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Warfare State: World War II Americans and the Age of Big Government James T. Sparrow Oxford University Press USA First Edition edition


31st October 2011 History Books 0 Comments

“One finishes Warfare State with an appreciation of how beautifully wrought a piece of scholarship it is–meticulously researched, graceful written, and politically resonant.” –History News Network

“James Sparrow’s wide-ranging and deeply-researched book helps us to see modern America anew. Warfare State deftly shows how wartime reconfigurations of the U.S. economy, society, and political landscape fueled the explosive growth of centralized authority and set the contours of today’s virulent debates about the role of the federal government. A brilliant debut.”-Elizabeth Borgwardt, Washington University in St. Louis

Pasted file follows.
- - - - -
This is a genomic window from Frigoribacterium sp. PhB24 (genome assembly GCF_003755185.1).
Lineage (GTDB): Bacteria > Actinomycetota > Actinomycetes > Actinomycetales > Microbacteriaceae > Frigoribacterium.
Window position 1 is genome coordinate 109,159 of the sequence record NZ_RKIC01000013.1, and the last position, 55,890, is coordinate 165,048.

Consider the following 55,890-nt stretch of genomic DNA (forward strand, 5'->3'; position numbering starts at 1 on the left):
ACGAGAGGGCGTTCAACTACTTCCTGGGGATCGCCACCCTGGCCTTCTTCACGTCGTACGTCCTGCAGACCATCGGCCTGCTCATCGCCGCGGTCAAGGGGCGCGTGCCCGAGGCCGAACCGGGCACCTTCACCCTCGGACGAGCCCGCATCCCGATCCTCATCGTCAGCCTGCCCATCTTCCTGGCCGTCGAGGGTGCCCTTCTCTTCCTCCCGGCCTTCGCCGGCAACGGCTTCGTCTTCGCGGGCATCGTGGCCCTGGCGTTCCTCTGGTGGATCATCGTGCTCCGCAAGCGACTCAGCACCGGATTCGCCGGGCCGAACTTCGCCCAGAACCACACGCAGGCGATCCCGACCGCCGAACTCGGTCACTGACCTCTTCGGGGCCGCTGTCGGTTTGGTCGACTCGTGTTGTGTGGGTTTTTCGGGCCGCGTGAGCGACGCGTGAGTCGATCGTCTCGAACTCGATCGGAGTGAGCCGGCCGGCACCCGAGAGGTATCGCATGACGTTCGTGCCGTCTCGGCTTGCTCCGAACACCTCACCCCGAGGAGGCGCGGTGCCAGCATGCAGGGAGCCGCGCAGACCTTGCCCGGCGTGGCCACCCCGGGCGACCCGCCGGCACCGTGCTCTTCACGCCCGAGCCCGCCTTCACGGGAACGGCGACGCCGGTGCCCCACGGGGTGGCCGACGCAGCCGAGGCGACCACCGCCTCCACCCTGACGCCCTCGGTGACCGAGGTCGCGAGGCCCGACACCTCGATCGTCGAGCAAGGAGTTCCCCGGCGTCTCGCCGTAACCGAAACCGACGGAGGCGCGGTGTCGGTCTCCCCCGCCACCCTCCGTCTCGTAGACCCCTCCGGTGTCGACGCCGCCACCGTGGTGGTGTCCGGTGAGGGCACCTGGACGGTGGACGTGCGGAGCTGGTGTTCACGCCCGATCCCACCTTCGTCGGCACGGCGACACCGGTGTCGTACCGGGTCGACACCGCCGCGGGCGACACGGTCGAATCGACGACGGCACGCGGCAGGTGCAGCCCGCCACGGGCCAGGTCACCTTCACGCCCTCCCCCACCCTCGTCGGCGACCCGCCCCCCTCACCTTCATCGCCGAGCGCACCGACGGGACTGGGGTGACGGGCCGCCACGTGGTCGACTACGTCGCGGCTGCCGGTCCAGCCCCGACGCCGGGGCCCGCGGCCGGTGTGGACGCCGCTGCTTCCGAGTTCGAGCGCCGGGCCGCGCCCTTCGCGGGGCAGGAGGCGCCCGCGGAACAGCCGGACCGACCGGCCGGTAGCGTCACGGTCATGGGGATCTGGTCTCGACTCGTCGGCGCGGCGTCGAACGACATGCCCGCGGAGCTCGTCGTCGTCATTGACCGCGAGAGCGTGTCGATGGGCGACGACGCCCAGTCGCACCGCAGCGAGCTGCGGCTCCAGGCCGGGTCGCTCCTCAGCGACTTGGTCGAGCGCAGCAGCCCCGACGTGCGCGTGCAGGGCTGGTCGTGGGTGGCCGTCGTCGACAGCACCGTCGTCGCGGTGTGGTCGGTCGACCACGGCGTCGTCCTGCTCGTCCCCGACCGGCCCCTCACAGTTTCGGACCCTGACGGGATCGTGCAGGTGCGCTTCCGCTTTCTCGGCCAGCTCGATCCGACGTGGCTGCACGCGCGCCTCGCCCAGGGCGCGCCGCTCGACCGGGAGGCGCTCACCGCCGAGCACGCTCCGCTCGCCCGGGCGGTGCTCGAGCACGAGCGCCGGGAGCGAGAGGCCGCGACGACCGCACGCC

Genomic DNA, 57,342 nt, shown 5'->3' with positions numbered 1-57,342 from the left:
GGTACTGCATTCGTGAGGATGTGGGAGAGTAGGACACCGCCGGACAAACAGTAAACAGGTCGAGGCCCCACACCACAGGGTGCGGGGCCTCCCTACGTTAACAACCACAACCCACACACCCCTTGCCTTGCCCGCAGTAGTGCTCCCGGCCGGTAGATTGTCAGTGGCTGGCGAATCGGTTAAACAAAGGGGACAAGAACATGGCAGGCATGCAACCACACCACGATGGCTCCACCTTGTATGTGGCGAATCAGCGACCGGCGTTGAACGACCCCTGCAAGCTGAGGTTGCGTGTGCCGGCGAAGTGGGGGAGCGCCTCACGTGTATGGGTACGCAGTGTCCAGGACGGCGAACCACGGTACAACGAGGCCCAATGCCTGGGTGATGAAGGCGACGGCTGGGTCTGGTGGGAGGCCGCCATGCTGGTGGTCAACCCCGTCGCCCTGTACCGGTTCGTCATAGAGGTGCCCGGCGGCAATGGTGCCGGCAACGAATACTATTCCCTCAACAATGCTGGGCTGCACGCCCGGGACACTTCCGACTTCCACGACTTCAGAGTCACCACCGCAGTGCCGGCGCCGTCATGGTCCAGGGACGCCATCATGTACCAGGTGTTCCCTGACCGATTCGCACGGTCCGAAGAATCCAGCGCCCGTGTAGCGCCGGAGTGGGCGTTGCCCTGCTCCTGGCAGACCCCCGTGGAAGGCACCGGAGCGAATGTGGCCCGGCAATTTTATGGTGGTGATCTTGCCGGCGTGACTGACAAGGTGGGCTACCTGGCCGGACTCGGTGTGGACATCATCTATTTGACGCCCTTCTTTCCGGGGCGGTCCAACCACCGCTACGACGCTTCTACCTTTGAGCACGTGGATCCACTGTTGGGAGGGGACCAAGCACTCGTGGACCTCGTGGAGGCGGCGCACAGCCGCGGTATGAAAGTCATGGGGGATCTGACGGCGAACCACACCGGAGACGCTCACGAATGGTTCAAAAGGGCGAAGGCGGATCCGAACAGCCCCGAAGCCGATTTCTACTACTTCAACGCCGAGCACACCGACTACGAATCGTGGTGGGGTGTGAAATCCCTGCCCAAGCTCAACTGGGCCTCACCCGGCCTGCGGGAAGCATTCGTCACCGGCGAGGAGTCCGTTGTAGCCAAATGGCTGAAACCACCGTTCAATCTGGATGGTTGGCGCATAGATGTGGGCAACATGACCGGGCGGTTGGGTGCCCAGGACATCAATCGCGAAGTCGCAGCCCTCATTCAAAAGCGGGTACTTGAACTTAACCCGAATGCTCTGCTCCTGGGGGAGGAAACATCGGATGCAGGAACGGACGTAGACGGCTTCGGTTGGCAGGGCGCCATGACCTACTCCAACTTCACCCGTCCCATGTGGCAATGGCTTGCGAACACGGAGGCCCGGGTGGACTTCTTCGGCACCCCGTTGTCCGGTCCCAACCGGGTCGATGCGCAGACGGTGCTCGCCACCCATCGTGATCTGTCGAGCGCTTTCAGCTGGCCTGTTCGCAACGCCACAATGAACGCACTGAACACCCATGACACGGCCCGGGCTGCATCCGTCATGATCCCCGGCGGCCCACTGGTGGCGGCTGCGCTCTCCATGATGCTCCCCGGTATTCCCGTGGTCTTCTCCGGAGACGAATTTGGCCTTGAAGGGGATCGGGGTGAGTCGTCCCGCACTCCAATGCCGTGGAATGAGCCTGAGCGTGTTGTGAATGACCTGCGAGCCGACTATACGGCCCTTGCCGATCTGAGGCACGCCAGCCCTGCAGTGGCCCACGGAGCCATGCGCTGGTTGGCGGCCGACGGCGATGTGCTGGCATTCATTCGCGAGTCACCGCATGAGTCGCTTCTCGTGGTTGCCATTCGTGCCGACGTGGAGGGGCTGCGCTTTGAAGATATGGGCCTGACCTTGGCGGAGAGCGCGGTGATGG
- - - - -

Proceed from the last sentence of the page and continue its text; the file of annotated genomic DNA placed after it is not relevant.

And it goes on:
“When did the American state become a leviathan? In this brilliant book, James Sparrow points to World War II rather than New Deal as the critical moment when the U.S. government entered the lives of its citizens in myriad and profound ways, revolutionizing American politics in the process. Warfare State tells this complex story more vividly, comprehensively, and acutely than any previous account. It also provides an indispensable guide to the battles over government legitimacy and power that so convulse America today.” -Gary Gerstle, Vanderbilt University

“In challenging the conventional wisdom of a weak American state, James Sparrow brilliantly connects bureaucratic developments in Washington to political culture at the grassroots, showing how the mobilization for World War II permeated everyday life and transformed the meanings of national citizenship. This book deserves a prominent place among the seminal works of modern American political history.”-Matthew Lassiter, University of Michigan